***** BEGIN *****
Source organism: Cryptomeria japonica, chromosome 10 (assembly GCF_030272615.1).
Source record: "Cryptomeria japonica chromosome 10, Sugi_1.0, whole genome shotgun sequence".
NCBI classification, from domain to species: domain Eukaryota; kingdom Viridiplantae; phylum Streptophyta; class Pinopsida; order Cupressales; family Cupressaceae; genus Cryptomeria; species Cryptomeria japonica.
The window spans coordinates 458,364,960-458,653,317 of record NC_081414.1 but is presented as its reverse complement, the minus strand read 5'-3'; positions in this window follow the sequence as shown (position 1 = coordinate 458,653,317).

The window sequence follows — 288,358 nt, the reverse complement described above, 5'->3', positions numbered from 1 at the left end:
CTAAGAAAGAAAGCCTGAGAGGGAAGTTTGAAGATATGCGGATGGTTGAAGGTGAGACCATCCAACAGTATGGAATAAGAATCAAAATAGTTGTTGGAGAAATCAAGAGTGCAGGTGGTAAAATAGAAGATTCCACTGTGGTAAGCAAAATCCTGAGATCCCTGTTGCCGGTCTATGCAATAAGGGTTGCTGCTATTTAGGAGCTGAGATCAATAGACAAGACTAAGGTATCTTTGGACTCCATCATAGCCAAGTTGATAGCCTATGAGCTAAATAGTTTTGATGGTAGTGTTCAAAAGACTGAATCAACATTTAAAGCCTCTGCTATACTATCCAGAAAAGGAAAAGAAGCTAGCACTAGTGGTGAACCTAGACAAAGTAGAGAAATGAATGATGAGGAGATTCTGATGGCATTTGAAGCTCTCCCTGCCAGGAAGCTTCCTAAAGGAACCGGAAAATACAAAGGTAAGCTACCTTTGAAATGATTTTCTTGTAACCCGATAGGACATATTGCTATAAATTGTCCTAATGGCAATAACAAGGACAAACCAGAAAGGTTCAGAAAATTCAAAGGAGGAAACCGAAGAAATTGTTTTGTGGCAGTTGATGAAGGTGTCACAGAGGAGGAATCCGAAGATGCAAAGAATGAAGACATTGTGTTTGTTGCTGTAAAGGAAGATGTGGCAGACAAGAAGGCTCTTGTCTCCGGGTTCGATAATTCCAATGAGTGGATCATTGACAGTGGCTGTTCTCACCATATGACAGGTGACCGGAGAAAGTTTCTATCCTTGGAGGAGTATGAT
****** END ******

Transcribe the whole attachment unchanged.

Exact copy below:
Source organism: Cryptomeria japonica, chromosome 10 (assembly GCF_030272615.1).
Source record: "Cryptomeria japonica chromosome 10, Sugi_1.0, whole genome shotgun sequence".
NCBI classification, from domain to species: domain Eukaryota; kingdom Viridiplantae; phylum Streptophyta; class Pinopsida; order Cupressales; family Cupressaceae; genus Cryptomeria; species Cryptomeria japonica.
The window spans coordinates 458,364,960-458,653,317 of record NC_081414.1 but is presented as its reverse complement, the minus strand read 5'-3'; positions in this window follow the sequence as shown (position 1 = coordinate 458,653,317).

The window sequence follows — 288,358 nt, the reverse complement described above, 5'->3', positions numbered from 1 at the left end:
CTAAGAAAGAAAGCCTGAGAGGGAAGTTTGAAGATATGCGGATGGTTGAAGGTGAGACCATCCAACAGTATGGAATAAGAATCAAAATAGTTGTTGGAGAAATCAAGAGTGCAGGTGGTAAAATAGAAGATTCCACTGTGGTAAGCAAAATCCTGAGATCCCTGTTGCCGGTCTATGCAATAAGGGTTGCTGCTATTTAGGAGCTGAGATCAATAGACAAGACTAAGGTATCTTTGGACTCCATCATAGCCAAGTTGATAGCCTATGAGCTAAATAGTTTTGATGGTAGTGTTCAAAAGACTGAATCAACATTTAAAGCCTCTGCTATACTATCCAGAAAAGGAAAAGAAGCTAGCACTAGTGGTGAACCTAGACAAAGTAGAGAAATGAATGATGAGGAGATTCTGATGGCATTTGAAGCTCTCCCTGCCAGGAAGCTTCCTAAAGGAACCGGAAAATACAAAGGTAAGCTACCTTTGAAATGATTTTCTTGTAACCCGATAGGACATATTGCTATAAATTGTCCTAATGGCAATAACAAGGACAAACCAGAAAGGTTCAGAAAATTCAAAGGAGGAAACCGAAGAAATTGTTTTGTGGCAGTTGATGAAGGTGTCACAGAGGAGGAATCCGAAGATGCAAAGAATGAAGACATTGTGTTTGTTGCTGTAAAGGAAGATGTGGCAGACAAGAAGGCTCTTGTCTCCGGGTTCGATAATTCCAATGAGTGGATCATTGACAGTGGCTGTTCTCACCATATGACAGGTGACCGGAGAAAGTTTCTATCCTTGGAGGAGTATGAT